After the Easter Bank Holiday weekend, Tuesday marked the first day of 2021 in which I followed a painfully familiar working-day routine.
- Alarm clock on my phone wakes me up.
- Tap on the MLB At Bat app.
- Quietly repeat ‘please, please, please, please etc’ as I wait for the app to load up the score from the A’s game that took place whilst I was asleep.
- Say “aww, shit”.
- Chuck my phone back onto my bedside table and start the day in a huff.
That routine takes place whenever the A’s lose a night-game, but Step 3 was more desperate than usual given the way we were swept up by the Astros.
Monday night was a chance to banish the bad vibes and get our season underway with a joyful win over the LA Dodgers. It didn’t happen, with the A’s losing 10-3, and we’re now hoping that the sixth time is a charm to get our first win on the board.
In my blog yesterday I put forward the idea of Daulton Jefferies being called up to be a potential long-relief option in the bullpen, not least due to the possibility of Frankie Montas leaving his start early after his recent finger issue.
It turned out that A.J. Puk was the promoted pitcher, in response to Chad Pinder being placed on the Injured List, but unfortunately the rest of the prediction came true.
Watching parts of the game back over lunch today, Frankie seemed to start out well enough in terms of his stuff, yet he found some trouble and the second and third innings got out of hand.
It’s so frustrating because the games so far look terrible when you cast an eye at the final score, yet there have been moments early on in all of them when a play here or there might have made a difference.
In this one, Matt Chapman had a chance – a very difficult one, but “Ain’t Nobody Like Matt Chapman”, as we like to sing – to get us out of the second inning with just one run allowed. The difference between Chappy producing some magic there, snagging a groundball and then beating Chris Taylor to third base, and the next batter, Corey Seager, clearing the bases with a double was big on the scoreboard and vast on the A’s morale.
As we all know, making those moments count is what baseball – and indeed most sports – at the highest level is all about. The Dodgers and Astros are quality teams and you have to take your chances when they come along as, if you don’t put them under pressure, they are likely to do so instead. As a fan it’s difficult to watch it and not get a feeling of “here we go again”, but it’s important that the players don’t look at it that way. The only people who can turn this around is them and we know they have the talent to do it.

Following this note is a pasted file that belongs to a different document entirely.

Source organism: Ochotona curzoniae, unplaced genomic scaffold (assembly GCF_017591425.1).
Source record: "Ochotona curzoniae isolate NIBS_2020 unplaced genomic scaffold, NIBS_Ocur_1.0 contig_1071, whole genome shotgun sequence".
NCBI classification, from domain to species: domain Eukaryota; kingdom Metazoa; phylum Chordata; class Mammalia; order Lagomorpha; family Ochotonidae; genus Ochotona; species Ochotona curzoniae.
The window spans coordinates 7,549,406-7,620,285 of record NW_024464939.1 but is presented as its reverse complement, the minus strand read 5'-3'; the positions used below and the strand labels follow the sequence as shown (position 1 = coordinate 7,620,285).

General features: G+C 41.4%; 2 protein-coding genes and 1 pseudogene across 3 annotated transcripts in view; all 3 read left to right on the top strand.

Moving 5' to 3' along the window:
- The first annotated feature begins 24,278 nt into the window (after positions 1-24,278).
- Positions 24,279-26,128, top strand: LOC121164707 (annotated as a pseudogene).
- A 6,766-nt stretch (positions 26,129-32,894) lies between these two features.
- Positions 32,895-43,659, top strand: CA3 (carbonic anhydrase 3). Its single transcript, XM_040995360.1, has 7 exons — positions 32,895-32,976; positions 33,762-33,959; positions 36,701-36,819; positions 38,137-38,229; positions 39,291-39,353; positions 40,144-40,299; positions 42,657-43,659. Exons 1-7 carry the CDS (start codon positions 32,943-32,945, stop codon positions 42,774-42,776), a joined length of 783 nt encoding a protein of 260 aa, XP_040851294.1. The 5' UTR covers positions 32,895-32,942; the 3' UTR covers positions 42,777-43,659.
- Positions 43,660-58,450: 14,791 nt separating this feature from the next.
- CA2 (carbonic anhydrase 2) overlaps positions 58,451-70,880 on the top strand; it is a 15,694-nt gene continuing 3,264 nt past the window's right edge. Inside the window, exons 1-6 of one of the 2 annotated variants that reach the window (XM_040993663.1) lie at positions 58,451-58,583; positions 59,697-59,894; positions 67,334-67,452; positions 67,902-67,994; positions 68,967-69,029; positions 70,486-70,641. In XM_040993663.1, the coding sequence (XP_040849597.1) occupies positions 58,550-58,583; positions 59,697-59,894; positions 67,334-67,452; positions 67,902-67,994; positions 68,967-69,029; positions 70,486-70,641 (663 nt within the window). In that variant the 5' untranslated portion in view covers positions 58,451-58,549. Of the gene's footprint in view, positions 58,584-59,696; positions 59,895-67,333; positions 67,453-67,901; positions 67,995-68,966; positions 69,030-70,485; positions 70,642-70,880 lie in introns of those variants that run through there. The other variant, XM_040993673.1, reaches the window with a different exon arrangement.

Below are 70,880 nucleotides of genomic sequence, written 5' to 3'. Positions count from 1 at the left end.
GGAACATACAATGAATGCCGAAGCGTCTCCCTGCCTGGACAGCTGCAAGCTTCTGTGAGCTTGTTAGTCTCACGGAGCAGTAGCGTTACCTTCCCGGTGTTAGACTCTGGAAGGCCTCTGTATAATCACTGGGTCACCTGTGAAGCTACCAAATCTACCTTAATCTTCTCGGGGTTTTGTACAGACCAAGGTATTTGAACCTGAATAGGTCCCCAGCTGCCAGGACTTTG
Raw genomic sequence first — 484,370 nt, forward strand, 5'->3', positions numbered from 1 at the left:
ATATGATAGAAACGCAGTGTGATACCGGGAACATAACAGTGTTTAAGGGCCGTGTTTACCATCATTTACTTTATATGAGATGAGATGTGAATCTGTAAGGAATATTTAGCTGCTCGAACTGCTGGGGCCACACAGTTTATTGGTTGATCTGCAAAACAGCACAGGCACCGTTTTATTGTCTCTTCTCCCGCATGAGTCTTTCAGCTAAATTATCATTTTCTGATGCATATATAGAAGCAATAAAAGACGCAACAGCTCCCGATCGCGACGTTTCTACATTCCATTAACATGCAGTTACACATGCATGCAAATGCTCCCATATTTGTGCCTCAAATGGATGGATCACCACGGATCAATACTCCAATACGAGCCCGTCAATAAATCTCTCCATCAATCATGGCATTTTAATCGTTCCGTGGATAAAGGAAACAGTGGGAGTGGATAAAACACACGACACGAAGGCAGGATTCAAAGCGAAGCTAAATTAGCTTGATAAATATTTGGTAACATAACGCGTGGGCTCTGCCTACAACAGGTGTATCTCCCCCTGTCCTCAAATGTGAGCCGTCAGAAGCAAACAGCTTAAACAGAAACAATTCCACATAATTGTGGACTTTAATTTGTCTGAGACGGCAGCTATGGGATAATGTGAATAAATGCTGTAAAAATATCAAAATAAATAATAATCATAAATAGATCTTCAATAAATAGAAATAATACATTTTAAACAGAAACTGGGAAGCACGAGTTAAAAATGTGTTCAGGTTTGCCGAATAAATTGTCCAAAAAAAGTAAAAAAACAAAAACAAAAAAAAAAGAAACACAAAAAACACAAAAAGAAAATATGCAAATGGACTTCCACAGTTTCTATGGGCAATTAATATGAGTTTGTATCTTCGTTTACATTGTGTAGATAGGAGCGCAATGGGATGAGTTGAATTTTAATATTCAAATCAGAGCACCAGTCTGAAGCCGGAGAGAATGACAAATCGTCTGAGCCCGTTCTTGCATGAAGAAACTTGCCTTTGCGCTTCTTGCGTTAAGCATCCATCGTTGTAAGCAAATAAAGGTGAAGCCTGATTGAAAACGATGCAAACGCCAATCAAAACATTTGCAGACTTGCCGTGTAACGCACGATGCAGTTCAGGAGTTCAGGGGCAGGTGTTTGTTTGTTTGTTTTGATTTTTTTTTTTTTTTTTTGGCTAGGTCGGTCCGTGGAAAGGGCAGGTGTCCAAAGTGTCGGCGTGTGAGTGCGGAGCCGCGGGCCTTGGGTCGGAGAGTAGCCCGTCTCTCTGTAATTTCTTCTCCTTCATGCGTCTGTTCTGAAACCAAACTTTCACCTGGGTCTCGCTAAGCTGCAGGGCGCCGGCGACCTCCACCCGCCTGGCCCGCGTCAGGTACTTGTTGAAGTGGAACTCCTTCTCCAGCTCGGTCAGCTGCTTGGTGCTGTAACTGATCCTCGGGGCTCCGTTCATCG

At least Puk pitched well
No one demonstrated the talent on our team better than Puk last night. He must have been disappointed not to get the final rotation spot on the Opening Day roster; however he seemed determined to take his chance when it came and that’s exactly the reaction you want.
The impressive 3.1 innings pitched by Puk hopefully were a sign of better things to come, both for him and the team. As in Spring Training, the blazing 97-98 MPH fastball wasn’t on show and he sat around 93-94 MPH yesterday, so this may be a different version of A.J. than the one that caught everyone’s attention as a prospect.
If he’s able to stay healthy from now on then he can still be very effective from the left side with that sort of velocity, although it does perhaps put more emphasis on the development of his change-up as a weapon against right-handed hitters. His change-up yesterday was thrown at 90 MPH, which isn’t really enough separation from the 94 MPH fastball to fool hitters once they’ve seen it a few times, although he only used it twice so maybe I shouldn’t overanalyse that just yet.
Just having him out on the mound was a very welcome sight and, let’s be honest, that counts for a lot when most of the first five games hasn’t made for pleasant viewing.
Attempt number six at getting our first win of the season is another night-game start against the Dodgers. First pitch is 2.40 am UK time.
Fingers crossed that my reaction to checking the score when I wake up will be different to this morning’s rude awakening.